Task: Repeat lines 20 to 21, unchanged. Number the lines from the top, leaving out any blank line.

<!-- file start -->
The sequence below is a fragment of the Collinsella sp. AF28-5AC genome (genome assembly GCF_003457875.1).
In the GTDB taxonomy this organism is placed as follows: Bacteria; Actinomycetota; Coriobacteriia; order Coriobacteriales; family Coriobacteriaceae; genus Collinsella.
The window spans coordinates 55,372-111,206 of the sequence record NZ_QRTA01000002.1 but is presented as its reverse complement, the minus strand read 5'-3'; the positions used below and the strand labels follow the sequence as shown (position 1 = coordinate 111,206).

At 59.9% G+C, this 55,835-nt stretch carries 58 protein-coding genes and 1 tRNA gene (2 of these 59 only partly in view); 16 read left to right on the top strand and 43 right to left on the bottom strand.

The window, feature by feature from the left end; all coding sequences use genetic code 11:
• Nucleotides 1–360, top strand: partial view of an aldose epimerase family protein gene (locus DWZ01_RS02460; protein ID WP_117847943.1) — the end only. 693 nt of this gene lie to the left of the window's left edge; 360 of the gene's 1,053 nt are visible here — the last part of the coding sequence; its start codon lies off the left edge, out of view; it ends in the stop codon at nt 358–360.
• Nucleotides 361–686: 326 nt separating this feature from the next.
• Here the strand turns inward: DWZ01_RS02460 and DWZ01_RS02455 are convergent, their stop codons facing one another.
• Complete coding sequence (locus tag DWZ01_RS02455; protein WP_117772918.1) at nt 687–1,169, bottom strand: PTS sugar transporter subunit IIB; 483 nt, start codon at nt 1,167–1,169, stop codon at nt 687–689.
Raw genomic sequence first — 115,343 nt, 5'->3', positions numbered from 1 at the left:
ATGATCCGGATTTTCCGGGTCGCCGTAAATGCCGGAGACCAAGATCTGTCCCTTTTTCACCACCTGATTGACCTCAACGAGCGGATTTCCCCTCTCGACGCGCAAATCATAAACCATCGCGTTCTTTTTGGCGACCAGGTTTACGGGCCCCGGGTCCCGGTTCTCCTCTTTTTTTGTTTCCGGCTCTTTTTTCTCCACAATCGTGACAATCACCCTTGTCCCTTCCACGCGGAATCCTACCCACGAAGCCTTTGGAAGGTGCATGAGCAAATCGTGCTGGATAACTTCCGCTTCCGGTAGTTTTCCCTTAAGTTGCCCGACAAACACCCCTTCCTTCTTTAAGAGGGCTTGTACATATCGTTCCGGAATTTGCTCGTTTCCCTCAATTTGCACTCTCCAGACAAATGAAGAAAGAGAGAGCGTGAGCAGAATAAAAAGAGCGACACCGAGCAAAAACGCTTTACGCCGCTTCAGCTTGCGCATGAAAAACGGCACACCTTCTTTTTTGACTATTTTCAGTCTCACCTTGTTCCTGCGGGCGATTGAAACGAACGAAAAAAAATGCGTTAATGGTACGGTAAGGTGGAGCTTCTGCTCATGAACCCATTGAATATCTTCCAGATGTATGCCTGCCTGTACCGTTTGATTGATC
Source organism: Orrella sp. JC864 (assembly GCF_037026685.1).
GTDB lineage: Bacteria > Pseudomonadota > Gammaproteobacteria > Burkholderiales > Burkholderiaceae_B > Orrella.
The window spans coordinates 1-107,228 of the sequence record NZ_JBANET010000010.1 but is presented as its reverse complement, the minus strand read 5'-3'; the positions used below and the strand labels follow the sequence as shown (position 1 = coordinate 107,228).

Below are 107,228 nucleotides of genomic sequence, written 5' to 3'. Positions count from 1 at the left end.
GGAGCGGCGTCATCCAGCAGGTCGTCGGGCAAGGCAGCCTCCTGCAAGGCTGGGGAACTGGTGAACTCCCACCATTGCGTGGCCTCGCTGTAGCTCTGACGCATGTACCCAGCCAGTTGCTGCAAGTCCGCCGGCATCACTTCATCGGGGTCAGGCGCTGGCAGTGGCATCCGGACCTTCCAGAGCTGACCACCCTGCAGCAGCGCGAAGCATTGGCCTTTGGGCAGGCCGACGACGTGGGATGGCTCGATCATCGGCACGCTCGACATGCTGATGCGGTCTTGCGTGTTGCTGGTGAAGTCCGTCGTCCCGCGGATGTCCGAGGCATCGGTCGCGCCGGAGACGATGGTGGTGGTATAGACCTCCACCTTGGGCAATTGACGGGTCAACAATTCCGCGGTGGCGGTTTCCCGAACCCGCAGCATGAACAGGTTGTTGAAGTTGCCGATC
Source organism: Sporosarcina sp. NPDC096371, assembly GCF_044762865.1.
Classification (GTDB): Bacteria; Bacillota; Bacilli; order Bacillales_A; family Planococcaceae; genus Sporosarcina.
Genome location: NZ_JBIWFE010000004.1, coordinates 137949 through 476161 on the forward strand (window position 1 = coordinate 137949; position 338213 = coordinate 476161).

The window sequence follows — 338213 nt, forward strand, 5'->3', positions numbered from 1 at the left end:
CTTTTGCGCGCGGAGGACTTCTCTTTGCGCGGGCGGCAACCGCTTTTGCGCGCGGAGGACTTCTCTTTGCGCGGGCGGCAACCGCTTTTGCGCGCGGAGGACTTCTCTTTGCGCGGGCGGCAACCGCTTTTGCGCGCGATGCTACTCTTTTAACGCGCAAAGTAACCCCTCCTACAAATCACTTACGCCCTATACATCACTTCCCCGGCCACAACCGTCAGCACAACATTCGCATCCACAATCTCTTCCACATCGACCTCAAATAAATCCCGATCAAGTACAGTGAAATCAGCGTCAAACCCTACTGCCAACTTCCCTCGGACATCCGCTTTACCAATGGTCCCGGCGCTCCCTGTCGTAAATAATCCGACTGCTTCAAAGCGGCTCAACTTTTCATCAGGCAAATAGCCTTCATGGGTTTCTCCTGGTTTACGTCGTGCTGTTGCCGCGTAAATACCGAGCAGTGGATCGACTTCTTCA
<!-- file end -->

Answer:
The window sequence follows — 338213 nt, forward strand, 5'->3', positions numbered from 1 at the left end:
CTTTTGCGCGCGGAGGACTTCTCTTTGCGCGGGCGGCAACCGCTTTTGCGCGCGGAGGACTTCTCTTTGCGCGGGCGGCAACCGCTTTTGCGCGCGGAGGACTTCTCTTTGCGCGGGCGGCAACCGCTTTTGCGCGCGATGCTACTCTTTTAACGCGCAAAGTAACCCCTCCTACAAATCACTTACGCCCTATACATCACTTCCCCGGCCACAACCGTCAGCACAACATTCGCATCCACAATCTCTTCCACATCGACCTCAAATAAATCCCGATCAAGTACAGTGAAATCAGCGTCAAACCCTACTGCCAACTTCCCTCGGACATCCGCTTTACCAATGGTCCCGGCGCTCCCTGTCGTAAATAATCCGACTGCTTCAAAGCGGCTCAACTTTTCATCAGGCAAATAGCCTTCATGGGTTTCTCCTGGTTTACGTCGTGCTGTTGCCGCGTAAATACCGAGCAGTGGATCGACTTCTTCA